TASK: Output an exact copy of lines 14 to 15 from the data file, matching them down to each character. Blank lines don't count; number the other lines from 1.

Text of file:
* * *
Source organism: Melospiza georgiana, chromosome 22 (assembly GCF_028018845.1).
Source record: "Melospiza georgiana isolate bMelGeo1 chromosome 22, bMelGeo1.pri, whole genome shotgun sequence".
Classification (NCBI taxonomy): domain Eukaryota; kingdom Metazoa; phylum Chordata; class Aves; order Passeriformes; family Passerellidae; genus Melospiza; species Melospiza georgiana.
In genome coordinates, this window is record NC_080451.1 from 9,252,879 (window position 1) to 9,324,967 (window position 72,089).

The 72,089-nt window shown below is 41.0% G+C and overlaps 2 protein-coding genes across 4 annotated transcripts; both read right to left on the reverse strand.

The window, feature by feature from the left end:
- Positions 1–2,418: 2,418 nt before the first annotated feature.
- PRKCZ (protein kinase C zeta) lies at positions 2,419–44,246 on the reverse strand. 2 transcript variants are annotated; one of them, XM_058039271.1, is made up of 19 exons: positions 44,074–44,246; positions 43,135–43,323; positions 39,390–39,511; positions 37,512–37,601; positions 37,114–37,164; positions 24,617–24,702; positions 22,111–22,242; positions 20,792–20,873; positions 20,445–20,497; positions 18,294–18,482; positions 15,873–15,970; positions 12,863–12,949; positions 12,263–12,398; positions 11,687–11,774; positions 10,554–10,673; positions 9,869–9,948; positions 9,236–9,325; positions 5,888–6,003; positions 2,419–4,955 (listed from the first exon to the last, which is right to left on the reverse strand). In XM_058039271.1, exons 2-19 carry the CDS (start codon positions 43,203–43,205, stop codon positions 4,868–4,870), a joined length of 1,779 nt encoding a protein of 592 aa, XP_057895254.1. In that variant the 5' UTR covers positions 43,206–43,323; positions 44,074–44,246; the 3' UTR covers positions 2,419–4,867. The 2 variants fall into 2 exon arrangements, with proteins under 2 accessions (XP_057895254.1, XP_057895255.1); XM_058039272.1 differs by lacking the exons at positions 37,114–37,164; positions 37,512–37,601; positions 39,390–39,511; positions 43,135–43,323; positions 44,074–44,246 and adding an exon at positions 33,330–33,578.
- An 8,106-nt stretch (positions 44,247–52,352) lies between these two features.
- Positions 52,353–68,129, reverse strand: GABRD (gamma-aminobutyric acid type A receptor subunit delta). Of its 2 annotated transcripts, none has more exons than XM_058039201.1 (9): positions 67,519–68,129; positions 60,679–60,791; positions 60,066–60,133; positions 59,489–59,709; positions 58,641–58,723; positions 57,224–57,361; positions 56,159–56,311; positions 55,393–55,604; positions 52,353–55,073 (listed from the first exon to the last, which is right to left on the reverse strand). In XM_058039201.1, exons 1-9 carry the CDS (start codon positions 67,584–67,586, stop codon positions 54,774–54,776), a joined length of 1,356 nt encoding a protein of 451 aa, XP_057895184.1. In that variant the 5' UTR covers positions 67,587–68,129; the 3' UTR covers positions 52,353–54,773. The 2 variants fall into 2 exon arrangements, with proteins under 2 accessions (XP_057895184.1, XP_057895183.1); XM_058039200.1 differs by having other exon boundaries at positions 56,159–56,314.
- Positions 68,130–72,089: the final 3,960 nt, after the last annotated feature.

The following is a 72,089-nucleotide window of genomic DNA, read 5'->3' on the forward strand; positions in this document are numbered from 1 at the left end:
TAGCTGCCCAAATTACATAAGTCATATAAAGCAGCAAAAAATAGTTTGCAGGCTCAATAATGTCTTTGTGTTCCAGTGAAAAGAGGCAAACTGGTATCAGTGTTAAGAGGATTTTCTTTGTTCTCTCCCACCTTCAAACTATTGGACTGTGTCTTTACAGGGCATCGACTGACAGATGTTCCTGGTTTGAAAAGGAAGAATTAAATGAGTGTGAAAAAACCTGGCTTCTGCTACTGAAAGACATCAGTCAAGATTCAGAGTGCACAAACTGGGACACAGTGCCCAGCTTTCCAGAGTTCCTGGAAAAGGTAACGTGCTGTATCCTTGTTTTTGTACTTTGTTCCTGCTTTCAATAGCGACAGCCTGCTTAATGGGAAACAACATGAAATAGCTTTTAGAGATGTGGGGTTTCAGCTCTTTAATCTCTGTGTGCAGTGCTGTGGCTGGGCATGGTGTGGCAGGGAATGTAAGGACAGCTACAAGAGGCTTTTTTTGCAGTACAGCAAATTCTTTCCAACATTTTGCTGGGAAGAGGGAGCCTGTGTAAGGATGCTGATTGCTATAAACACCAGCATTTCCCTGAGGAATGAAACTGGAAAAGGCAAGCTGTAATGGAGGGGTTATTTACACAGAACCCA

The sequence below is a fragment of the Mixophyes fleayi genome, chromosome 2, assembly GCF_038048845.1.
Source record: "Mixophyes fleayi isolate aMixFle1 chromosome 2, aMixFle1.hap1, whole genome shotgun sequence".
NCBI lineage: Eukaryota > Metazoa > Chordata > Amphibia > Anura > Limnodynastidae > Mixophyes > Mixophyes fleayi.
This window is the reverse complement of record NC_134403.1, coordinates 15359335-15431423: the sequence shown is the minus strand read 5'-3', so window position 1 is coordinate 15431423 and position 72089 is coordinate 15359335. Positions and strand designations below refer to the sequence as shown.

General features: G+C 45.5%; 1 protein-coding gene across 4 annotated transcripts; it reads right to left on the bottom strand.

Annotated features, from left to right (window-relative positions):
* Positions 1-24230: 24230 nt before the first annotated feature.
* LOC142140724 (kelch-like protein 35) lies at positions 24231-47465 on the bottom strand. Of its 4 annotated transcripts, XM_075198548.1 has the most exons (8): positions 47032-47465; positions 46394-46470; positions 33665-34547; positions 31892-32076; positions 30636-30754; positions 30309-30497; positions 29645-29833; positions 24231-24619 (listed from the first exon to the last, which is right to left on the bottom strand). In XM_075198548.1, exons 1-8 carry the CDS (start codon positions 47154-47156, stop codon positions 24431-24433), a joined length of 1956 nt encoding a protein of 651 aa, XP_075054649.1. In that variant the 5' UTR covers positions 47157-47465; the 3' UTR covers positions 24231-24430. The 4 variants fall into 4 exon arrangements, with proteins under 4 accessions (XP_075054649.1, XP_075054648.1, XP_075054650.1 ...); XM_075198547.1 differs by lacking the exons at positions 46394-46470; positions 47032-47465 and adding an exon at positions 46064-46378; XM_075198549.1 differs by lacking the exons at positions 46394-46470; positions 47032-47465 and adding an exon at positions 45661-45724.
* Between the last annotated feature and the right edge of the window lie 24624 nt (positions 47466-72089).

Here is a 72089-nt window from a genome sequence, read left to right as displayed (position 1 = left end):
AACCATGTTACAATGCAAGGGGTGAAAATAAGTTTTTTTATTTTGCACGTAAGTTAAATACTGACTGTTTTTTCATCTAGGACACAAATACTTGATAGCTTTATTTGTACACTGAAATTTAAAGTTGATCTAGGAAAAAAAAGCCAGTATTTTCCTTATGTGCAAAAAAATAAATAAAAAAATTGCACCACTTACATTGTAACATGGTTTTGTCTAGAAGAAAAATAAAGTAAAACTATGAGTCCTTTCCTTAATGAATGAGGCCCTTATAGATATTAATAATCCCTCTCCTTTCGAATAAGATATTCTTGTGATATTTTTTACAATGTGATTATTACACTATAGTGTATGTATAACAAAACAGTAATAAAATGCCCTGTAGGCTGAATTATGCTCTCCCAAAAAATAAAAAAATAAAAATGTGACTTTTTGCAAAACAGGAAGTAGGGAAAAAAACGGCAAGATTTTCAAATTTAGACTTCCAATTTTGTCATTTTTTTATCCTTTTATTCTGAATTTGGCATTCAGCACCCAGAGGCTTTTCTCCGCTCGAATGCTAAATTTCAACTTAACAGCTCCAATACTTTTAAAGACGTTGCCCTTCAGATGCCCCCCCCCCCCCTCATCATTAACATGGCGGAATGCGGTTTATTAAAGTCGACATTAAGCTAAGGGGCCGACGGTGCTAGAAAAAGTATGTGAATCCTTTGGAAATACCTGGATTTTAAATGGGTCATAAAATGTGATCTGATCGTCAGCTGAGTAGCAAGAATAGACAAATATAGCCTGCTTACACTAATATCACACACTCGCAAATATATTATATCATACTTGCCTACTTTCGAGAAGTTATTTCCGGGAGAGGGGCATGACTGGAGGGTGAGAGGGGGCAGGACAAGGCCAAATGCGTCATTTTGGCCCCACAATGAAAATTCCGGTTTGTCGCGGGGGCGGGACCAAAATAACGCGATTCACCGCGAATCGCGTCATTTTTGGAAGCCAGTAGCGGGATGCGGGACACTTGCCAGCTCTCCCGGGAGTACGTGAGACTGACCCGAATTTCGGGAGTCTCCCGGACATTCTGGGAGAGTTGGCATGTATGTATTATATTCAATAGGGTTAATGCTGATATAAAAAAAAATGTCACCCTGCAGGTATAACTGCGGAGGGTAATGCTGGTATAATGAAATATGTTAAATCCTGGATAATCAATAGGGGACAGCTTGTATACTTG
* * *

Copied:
The sequence below is a fragment of the Mixophyes fleayi genome, chromosome 2, assembly GCF_038048845.1.
Source record: "Mixophyes fleayi isolate aMixFle1 chromosome 2, aMixFle1.hap1, whole genome shotgun sequence".